Scott Morrison has endured bruising encounters as pressure over the security deal signed between China and the Solomon Islands went into another day.
The controversial pact was a key topic as the Prime Minister engaged in a media blitz on Friday morning.
On the Nine Network, Today host Karl Stefanovic accused the Coalition of “undercooking” concerns about the growing relationship between China and Australia’s Pacific Islands neighbour.
“Solomon Islands switched allegiances to China three years ago, that’s how long this has been coming. You undercooked this big time, didn’t you? It’s embarrassing,” Stefanovic said.
Mr Morrison brushed aside the criticism, instead accusing deputy Labor leader Richard Marles of claiming Pacific nations should be free to deal with China, and again dismissed fears of a military base in the Solomons.
“I have been talking about the pressure of Chinese government in our region for a long time and taking action and I have been criticised for the Labor Party for doing it and now we read the person who would want to be deputy prime minister in the Labor government, Richard Marles, actually was advocating for the Chinese government to do exactly what they’re now doing … that it would be absurd for Australia to try and resist that,” he said.
“I find it outrageous that Labor would criticise us.”
Both Defence Minister Peter Dutton and Deputy Prime Minister Barnaby Joyce have claimed the deal with between Beijing and Honiara could lead to a military presence in the Solomons. Earlier this week, Mr Joyce warned Australia was at risk of having its “own little Cuba” off the coast.
Also on Friday, Mr Marles said Australia had been “winning the strategic contest” against China over Pacific relationships when Labor was in government.
“I would not have imagined that this government could have stuffed it up so badly that on their watch you would see this agreement being signed between China and Solomon Islands and it is definitely a watershed moment which absolutely raises the threat,” he said.
“[It] certainly raises my anxiety about Chinese military presence in the region.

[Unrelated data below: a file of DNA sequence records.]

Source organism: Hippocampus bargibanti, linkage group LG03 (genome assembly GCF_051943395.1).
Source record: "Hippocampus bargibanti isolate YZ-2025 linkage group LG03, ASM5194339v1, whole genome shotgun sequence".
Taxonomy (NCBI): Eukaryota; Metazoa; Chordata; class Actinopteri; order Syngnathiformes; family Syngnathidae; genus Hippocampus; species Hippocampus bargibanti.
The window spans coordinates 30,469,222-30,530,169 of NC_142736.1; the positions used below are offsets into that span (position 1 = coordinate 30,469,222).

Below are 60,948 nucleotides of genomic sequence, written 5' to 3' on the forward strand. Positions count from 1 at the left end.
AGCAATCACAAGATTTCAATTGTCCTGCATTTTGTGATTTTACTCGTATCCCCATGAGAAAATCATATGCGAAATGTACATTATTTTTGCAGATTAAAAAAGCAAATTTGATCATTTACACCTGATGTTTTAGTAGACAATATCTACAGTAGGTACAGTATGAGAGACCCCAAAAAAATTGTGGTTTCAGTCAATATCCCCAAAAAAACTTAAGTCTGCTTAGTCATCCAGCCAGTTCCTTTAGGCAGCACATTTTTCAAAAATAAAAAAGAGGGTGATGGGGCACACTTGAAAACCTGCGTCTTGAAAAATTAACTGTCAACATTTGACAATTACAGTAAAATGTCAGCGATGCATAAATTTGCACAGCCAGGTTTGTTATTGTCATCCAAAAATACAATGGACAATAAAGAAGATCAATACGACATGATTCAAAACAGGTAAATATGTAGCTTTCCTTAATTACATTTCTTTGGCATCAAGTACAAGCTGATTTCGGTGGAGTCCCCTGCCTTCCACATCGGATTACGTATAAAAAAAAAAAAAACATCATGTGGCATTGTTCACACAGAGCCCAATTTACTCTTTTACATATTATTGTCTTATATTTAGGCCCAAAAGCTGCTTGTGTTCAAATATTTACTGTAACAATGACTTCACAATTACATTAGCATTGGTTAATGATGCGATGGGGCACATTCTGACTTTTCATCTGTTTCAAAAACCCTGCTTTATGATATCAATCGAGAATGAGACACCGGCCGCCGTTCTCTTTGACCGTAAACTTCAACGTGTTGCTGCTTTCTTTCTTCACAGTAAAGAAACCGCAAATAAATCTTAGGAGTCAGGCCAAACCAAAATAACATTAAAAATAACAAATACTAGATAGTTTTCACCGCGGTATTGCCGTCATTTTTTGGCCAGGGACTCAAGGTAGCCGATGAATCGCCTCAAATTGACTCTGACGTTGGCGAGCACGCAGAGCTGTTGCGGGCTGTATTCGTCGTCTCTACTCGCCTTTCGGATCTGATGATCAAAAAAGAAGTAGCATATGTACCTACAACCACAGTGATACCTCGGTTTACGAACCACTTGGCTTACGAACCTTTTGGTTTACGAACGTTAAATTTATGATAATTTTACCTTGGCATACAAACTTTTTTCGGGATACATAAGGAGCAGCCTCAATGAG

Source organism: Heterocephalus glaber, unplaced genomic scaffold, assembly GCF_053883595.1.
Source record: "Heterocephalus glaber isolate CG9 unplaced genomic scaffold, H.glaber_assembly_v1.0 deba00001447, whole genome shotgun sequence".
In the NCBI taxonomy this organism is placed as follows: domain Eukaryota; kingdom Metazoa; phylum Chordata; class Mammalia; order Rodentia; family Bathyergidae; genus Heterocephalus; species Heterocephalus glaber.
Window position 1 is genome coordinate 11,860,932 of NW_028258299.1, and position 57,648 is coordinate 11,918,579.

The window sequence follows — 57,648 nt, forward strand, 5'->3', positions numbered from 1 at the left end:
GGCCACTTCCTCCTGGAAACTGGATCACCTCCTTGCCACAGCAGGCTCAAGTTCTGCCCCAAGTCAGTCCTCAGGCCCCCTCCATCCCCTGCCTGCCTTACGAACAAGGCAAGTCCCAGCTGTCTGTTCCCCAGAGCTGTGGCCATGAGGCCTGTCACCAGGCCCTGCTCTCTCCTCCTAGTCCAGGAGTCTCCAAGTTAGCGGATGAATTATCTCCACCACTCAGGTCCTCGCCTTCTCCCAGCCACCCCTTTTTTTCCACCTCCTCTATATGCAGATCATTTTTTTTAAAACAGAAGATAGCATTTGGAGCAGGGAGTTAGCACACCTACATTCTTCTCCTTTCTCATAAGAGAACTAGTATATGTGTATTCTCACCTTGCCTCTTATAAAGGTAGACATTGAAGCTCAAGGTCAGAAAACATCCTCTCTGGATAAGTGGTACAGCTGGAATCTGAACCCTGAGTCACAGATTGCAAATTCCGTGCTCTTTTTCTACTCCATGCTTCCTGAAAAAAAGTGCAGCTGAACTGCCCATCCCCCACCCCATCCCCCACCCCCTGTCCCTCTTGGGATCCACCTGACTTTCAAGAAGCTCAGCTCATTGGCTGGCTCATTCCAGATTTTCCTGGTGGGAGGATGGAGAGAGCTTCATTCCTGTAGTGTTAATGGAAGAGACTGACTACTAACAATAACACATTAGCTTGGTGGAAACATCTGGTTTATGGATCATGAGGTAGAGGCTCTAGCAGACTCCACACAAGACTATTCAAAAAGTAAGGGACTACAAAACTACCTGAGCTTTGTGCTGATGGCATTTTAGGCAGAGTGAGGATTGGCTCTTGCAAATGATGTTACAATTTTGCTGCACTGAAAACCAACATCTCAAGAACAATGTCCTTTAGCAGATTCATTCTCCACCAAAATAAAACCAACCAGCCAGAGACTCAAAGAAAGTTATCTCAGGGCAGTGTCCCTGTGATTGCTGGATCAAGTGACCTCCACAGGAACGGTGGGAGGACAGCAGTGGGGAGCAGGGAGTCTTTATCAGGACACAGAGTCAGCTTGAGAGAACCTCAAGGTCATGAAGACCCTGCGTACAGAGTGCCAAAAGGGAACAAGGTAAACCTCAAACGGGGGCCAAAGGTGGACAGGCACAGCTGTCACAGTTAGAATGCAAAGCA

“What that speaks to is a total failure of the Morrison government to make themselves the partner of choice.”
Mr Morrison also fronted the Seven Network’s Sunrise show on Friday – to face a similar grilling.
“Are you seriously sitting here saying you do not believe that China is going to put a base on the Solomon Islands?” host Natalie Barr said.
“There’s no credible information that would suggest that outcome,” Mr Morrison said.
“I know [a base] would be their wish and I know that would be their intent and that is why we have been very proactive over many, many years.”
Mr Morrison also defended the decision to send Pacific Minister Zed Seselja to Honiara after it emerged the deal had been signed, rather than Foreign Minister Marise Payne.
Mr Morrison noted the risk of Chinese influence in the Pacific remained real, saying Beijing didn’t play by the same rules as liberal democracies.
“They play by very different rules and I think people know what I mean when I say that,” he told Sky News.
“It’s really important that we take this incredibly seriously and always have, because the ambitions of the Chinese government, I think, are very clear.”
But Mr Dutton was again more direct on Friday.
“China conducts its business in a very different way than we do,” he told Melbourne radio 3AW.
“We don’t bribe people, the Chinese certainly do, and they’ve demonstrated that in Africa and elsewhere. People can draw their own conclusions.
“We can provide support, but we can’t win a deal at the end of the day if somebody’s relying on a corrupt payment.”